10 Years Ago
Week of December 12, 2013
County Is 2nd
In Promise Scholarships
Pendleton County is second only to Monongalia County, home of the state’s flagship university, in the percentage of high school graduates who earned Promise scholarships in the 2011-12 school year, the most recent year for which data is available.
The merit-based scholarship program was championed by Bob Wise when he was governor and awarded funding by the state legislature in 2001. Wise maintained that the program is a way to help high-achieving state students financially while also encouraging the best students to attend college in-state.
Thirty percent of Monongalia County seniors received the Promise scholarship almost two years ago. In Pendleton County, the percentage of recipients—27.3 percent—was nearly as high.
Altogether, almost 10,000 students received the Promise scholarship during the 2011-12 academic year. Of that number, 4,447 attended West Virginia University, which brought the school about $22 million in state-funding tuition monies.
The total value of the scholarships in 2011-12 was $47.7 million.
The Associated Press reports that the number of scholarships went up while the number of high school students in the state has dropped somewhat.
To contain the program’s costs, eligibility requirements were later stiffened and tuition payments were capped.
For in-state high school students with a 3.0 GPA and a composite 22 on the ACT test or a combined 1,020 on the SAT exam, the Promise scholarship pays $4,750 of tuition costs. A 3.0 scholastic average must be maintained in college for the scholarship to be retained.
30 Years Ago
Week of December 16, 1993
At the Country Store
By Charles Teter
The happiest time of the year in the store business, to me, was Christmas. After Thanksgiving and the butchering were over, my grandfather, Charles G. Teter, and my father, George E. Teter, would start decorating the store and putting out the toys which were left over from the previous year and the new ones that they had ordered. My father would go out and get a small cedar tree, place it in the middle of the large front window, decorate it, and then surround it with a toy train amid piles of toys. There were wind-up trucks, toy soldiers, Jack-in-the-Boxes, airplanes, and dolls.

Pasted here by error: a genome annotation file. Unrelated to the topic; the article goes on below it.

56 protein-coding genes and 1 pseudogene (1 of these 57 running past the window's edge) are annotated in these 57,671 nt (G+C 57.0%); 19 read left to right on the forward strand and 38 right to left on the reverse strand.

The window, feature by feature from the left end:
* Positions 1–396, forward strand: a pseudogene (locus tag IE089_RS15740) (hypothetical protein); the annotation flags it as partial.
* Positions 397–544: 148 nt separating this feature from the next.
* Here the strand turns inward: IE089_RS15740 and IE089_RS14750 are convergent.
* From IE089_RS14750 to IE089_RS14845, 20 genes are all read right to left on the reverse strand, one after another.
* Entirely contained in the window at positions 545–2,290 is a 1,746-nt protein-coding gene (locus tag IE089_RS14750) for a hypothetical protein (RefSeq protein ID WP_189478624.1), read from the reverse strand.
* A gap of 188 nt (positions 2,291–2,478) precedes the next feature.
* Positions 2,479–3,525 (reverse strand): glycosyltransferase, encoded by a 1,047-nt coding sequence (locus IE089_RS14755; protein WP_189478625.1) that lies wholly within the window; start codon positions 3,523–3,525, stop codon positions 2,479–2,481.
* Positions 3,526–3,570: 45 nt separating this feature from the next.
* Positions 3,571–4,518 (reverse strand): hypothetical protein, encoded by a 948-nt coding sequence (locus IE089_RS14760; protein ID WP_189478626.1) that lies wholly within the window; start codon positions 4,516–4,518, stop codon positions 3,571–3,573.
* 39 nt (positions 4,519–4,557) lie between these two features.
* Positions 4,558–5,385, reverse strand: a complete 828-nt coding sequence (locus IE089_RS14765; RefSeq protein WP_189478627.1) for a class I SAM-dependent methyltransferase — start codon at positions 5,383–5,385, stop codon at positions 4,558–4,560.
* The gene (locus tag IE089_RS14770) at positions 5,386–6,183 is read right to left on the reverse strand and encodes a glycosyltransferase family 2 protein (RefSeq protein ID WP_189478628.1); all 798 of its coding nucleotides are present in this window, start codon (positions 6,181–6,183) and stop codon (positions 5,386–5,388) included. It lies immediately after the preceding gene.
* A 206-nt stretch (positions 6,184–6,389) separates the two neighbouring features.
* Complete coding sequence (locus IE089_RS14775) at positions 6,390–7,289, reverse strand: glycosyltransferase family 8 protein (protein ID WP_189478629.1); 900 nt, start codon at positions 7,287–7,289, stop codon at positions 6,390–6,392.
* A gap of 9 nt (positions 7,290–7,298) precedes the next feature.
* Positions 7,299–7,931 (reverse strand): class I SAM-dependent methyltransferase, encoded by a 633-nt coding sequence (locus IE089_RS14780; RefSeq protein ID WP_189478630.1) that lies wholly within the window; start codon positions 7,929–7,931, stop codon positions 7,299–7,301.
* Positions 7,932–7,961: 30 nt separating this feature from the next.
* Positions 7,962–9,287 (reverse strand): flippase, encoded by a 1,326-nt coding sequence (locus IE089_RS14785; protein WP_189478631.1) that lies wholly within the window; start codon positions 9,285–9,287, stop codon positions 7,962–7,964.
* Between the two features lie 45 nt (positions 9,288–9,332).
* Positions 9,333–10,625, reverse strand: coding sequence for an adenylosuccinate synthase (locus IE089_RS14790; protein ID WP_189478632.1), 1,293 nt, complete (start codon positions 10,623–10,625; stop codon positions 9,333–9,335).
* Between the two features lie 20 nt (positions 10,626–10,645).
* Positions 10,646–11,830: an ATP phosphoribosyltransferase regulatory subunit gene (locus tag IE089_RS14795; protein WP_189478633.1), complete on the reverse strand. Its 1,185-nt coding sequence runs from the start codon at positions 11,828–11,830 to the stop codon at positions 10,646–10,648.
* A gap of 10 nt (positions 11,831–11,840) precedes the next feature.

Every counter in the store, plus a few added tables were loaded with all kinds of toys and candies, Christmas cards, and gifts like perfume, sheet sets, and handkerchief sets. Usually during the evening from 6:00 until 9:00, people would come in with their children to look, buy, or lay away items until Christmas time.
Sometimes extra help was hired to make sure that the excited children didn’t handle the toys too recklessly and break them. This was in the days when there was no guarantees and if a toy was broken, it couldn’t be sent back. The most exciting time for me was when I was allowed to demonstrate the toys to interested children and their parents. My favorite was the wind-up train in the window and it sure did get a lot of wear and tear.
Prices were extremely low compared to today—the train set cost $3.00, the Jack-in-the-Box, 75 cents, large baby dolls were $1.00, and rubber balls, jacks, and packs of marbles of all different colors were a nickel. There were also all kinds of small toys like trucks, animals, army men made out of tin, checker boards, and Chinese checkers. A box of Christmas cards sold for 50 cents and the most expensive box cost about $1.00.
There were Christmas lights of all different kinds plus the bulbs that were used when one of the lights burnt out. The icicles and tinsels were placed next to the fragile Christmas balls.
One counter that I was forbidden to even get close to was the candy counter—I never could figure out why! I was a normal child and liked candy just like everyone else. My father bought the candy in twenty-five pound boxes and cut the top off of them and he angled the box on the counter so people could see what each box contained. There were gum drops, chocolate drops, hard tack, peanut brittle, peanuts, chestnuts, and all other kinds of nuts. These were sold by the pound and they normally sold for 10 to 15 cents a pound. We also sold candy by the box—chocolate covered cherries, filled chocolates, and other candies. These started at 50 cents a box and didn’t exceed more than $1.25.